Hafiz al-Asad marched into the Palace of the People in Damascus on the evening of January 6, 1985 to convene the eighth regional congress of the Baath Party. The standing ovation which greeted his entrance was immediately broadcast to the most remote corners of Syria by a platoon of television cameras. These cameras carefully framed the president against a backdrop of gigantic wall banners which proclaimed him “leader of the struggle, champion of steadfastness and confrontation.” Such scenes tempted some observers to dismiss the congress as chiefly an occasion for promoting the president’s image, or at best as “a mere safety valve through which the party faithful could let off steam about such matters as bureaucratic incompetence and the poor quality of rice imported from North Korea.” 
The 771 congress delegates knew better. They could read between the lines of formal communiqués. The most prominent of these delegates were members of Asad’s inner circle, or jama‘a, Syria’s real political elite. The rest were professional cadres, recruited from the party’s main constituencies: the army and security services, the professions and universities, the rural middle class, with a leavening of real workers and peasants.
The delegates deliberated for 14 days, doing their most important work in small committees, behind closed doors and with little press coverage. Their most visible act was to elect those who would serve in the party’s highest organs, the Central Committee and the Regional Command. These elections were controlled, and left the membership of both generally intact. The delegates did not expect the congress to function democratically. It is the arena in which two critical (if unequal) forces — the Asad regime and local party cadres — interact to shape national policy. It is a key moment in the process by which Syria is ruled. The agenda of the congress was defined at a December 1984 meeting of the Central Committee. Once the congress was underway, this elite supervised the course and content of debate, precluding any real criticism of the regime. Most importantly, Asad’s inner circle ensured renewal of its own power by controlling nominations of candidates for the Central Committee and the Regional Command.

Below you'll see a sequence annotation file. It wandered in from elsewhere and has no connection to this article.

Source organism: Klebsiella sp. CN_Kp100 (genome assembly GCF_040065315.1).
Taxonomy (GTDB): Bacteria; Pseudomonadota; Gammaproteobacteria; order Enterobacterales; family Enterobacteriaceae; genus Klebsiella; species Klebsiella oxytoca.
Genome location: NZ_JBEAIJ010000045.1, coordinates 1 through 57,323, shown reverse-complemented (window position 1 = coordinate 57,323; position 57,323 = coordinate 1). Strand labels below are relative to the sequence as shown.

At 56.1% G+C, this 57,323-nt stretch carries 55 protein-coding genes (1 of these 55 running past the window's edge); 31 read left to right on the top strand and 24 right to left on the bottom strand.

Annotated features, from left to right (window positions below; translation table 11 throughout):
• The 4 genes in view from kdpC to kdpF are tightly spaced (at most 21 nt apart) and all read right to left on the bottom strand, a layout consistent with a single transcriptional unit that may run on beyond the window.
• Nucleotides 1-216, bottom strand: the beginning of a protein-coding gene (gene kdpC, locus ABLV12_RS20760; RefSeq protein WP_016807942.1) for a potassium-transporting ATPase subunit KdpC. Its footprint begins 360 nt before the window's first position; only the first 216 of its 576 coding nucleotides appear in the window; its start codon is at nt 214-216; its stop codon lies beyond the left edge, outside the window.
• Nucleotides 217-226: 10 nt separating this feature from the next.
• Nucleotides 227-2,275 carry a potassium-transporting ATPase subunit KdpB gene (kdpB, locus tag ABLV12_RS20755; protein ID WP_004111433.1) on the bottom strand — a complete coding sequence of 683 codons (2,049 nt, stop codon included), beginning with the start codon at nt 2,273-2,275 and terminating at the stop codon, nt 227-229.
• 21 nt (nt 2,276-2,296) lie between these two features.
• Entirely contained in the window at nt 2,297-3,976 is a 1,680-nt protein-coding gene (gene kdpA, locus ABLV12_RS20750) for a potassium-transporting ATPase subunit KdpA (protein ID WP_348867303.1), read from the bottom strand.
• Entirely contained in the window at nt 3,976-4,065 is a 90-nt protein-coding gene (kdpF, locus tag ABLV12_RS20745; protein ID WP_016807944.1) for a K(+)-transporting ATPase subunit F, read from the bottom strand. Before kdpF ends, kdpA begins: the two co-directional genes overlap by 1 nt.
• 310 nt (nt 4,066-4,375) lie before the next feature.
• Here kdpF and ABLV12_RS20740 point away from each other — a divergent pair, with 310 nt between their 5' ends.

Twenty-two years in power have changed the Baath from a revolutionary movement into a virtual appendage of the state. But this transformation did not destroy the party’s influence. The Regional Command is the executive core of the Syrian Baath: 21 senior cadres led by the president, responsible not only for the various divisions of the party but for supervising the Syrian government itself. The Central Committee is a looser body which meets irregularly; it was created at the seventh regional congress to provide a forum for quick consultations between the Regional Command and representatives of local party bodies. Along with the army and the bureaucracy, it remains one of the foundations of the Asad regime. The party manages the influential popular organizations, including unions, youth groups and peasant leagues. It patrols the schools and public media, supplying the language of official political discourse. Its command of cadres, money and public offices makes it a potent source of patronage.